Flash was impressive back in the day. Games, animations and interactive elements were right there in your browser. But as the internet matured, Flash did not. In fact, it became a nuisance and a security risk. Adobe, which owns Flash, announced that it would end support for the technology by December 2020, and now Google says Search will no longer index Flash content or Shockwave Flash files in the coming weeks.
The goal of Google Search is to prioritize the best content that's relevant to your query. Since Flash content used to be a draw, Search would give points to pages featuring the technology, similar to how pages with YouTube embeds are rewarded today. But as HTML5 has taken the torch, Flash has become less relevant, to put it lightly. The mere mention of the long-in-the-tooth plug-in induces eye rolls, and the biggest web browsers, including Microsoft Edge, Chrome, Firefox and Safari, all now block Flash content by default.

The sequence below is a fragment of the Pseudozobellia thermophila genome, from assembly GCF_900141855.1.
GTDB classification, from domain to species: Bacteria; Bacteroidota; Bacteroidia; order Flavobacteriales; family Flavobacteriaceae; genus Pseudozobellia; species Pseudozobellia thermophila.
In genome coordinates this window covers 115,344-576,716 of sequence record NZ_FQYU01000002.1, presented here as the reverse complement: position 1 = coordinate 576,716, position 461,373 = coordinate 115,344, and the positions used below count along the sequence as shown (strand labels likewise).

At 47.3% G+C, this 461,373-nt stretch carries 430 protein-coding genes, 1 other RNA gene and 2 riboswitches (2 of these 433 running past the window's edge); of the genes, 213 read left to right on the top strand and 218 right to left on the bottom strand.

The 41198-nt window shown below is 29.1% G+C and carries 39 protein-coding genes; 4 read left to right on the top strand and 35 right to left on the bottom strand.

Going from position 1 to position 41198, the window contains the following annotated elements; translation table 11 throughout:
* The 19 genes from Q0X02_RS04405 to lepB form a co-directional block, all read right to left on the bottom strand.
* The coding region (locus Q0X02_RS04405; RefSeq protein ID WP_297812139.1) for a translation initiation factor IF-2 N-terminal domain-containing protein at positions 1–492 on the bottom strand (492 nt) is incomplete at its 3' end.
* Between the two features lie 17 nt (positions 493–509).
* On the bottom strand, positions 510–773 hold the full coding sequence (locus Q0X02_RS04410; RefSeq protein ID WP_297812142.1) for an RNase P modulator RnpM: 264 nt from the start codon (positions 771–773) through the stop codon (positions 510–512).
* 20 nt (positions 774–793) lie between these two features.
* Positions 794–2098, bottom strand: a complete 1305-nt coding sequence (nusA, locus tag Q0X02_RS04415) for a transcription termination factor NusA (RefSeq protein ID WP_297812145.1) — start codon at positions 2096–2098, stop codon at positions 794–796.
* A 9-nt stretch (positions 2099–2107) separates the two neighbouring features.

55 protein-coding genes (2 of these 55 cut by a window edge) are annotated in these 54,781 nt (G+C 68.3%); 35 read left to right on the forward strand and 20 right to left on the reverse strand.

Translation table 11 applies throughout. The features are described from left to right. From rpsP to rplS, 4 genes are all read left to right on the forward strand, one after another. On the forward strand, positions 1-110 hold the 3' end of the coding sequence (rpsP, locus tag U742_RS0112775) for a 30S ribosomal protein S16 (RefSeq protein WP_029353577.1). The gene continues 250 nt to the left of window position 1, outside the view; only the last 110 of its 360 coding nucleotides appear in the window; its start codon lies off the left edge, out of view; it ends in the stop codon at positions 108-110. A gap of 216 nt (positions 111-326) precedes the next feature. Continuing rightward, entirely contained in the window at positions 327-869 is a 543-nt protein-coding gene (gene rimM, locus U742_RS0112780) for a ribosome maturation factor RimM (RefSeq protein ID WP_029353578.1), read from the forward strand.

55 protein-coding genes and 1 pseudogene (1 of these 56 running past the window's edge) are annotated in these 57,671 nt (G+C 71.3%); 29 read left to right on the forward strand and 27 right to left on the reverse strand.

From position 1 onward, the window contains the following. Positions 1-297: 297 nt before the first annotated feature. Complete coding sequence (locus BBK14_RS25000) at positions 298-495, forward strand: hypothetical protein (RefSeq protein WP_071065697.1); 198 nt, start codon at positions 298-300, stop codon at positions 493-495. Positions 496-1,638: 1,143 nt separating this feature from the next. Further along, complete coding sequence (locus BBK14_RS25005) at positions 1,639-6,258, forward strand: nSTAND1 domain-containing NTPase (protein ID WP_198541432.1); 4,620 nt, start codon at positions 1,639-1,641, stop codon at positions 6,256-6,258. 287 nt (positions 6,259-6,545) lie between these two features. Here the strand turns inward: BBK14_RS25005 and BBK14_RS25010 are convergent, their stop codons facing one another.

The change to Search will have little to no effect on users. The move is more of a signal to developers to get with the times and start using more modern technology to make their sites more useful. The odd thing is that it's taken so long for tech leaders to sunset Flash. Google required users to upload banner ads as SWF files in its Ads platform (formerly called Adwords) as recently as 2016, six years after Steve Jobs trashed the technology in his open letter, "Thoughts on Flash".
Flash served as a huge stepping stone in the development of rich media, but it's time for everyone to move on. There's a nice farm upstate where Flash can relax and enjoy life.